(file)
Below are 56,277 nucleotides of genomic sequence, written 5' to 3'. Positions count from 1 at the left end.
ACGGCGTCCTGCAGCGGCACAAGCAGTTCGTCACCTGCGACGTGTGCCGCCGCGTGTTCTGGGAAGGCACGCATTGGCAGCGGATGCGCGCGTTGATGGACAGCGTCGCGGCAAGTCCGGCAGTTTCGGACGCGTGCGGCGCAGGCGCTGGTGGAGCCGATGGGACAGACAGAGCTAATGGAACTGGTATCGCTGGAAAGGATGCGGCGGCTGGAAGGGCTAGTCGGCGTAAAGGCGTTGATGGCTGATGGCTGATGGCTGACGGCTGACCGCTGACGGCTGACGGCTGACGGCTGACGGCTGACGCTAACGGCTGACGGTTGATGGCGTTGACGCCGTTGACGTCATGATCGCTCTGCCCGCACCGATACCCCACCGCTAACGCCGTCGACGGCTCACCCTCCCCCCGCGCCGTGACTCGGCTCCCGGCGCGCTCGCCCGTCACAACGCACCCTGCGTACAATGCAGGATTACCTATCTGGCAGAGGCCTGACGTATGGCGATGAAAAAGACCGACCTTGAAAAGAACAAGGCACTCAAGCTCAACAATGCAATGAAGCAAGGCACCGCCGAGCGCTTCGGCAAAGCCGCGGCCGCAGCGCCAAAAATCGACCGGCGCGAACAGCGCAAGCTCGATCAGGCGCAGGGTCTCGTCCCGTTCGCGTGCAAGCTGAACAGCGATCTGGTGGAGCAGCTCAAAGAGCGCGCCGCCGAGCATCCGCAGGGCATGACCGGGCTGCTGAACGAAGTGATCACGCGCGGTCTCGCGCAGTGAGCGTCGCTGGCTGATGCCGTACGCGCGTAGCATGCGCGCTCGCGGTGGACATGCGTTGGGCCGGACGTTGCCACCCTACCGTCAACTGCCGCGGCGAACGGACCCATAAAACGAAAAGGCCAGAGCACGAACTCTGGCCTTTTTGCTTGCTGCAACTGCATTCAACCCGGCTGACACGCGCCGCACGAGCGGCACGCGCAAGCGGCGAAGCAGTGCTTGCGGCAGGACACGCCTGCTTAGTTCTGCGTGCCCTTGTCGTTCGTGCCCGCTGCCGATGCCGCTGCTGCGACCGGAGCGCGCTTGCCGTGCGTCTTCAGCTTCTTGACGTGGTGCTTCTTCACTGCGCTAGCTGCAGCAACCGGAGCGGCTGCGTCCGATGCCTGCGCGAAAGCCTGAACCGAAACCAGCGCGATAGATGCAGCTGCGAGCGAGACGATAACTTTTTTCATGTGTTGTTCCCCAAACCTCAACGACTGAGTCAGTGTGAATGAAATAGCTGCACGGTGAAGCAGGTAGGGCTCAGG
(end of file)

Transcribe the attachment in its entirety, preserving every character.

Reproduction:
Below are 56,277 nucleotides of genomic sequence, written 5' to 3'. Positions count from 1 at the left end.
ACGGCGTCCTGCAGCGGCACAAGCAGTTCGTCACCTGCGACGTGTGCCGCCGCGTGTTCTGGGAAGGCACGCATTGGCAGCGGATGCGCGCGTTGATGGACAGCGTCGCGGCAAGTCCGGCAGTTTCGGACGCGTGCGGCGCAGGCGCTGGTGGAGCCGATGGGACAGACAGAGCTAATGGAACTGGTATCGCTGGAAAGGATGCGGCGGCTGGAAGGGCTAGTCGGCGTAAAGGCGTTGATGGCTGATGGCTGATGGCTGACGGCTGACCGCTGACGGCTGACGGCTGACGGCTGACGGCTGACGCTAACGGCTGACGGTTGATGGCGTTGACGCCGTTGACGTCATGATCGCTCTGCCCGCACCGATACCCCACCGCTAACGCCGTCGACGGCTCACCCTCCCCCCGCGCCGTGACTCGGCTCCCGGCGCGCTCGCCCGTCACAACGCACCCTGCGTACAATGCAGGATTACCTATCTGGCAGAGGCCTGACGTATGGCGATGAAAAAGACCGACCTTGAAAAGAACAAGGCACTCAAGCTCAACAATGCAATGAAGCAAGGCACCGCCGAGCGCTTCGGCAAAGCCGCGGCCGCAGCGCCAAAAATCGACCGGCGCGAACAGCGCAAGCTCGATCAGGCGCAGGGTCTCGTCCCGTTCGCGTGCAAGCTGAACAGCGATCTGGTGGAGCAGCTCAAAGAGCGCGCCGCCGAGCATCCGCAGGGCATGACCGGGCTGCTGAACGAAGTGATCACGCGCGGTCTCGCGCAGTGAGCGTCGCTGGCTGATGCCGTACGCGCGTAGCATGCGCGCTCGCGGTGGACATGCGTTGGGCCGGACGTTGCCACCCTACCGTCAACTGCCGCGGCGAACGGACCCATAAAACGAAAAGGCCAGAGCACGAACTCTGGCCTTTTTGCTTGCTGCAACTGCATTCAACCCGGCTGACACGCGCCGCACGAGCGGCACGCGCAAGCGGCGAAGCAGTGCTTGCGGCAGGACACGCCTGCTTAGTTCTGCGTGCCCTTGTCGTTCGTGCCCGCTGCCGATGCCGCTGCTGCGACCGGAGCGCGCTTGCCGTGCGTCTTCAGCTTCTTGACGTGGTGCTTCTTCACTGCGCTAGCTGCAGCAACCGGAGCGGCTGCGTCCGATGCCTGCGCGAAAGCCTGAACCGAAACCAGCGCGATAGATGCAGCTGCGAGCGAGACGATAACTTTTTTCATGTGTTGTTCCCCAAACCTCAACGACTGAGTCAGTGTGAATGAAATAGCTGCACGGTGAAGCAGGTAGGGCTCAGG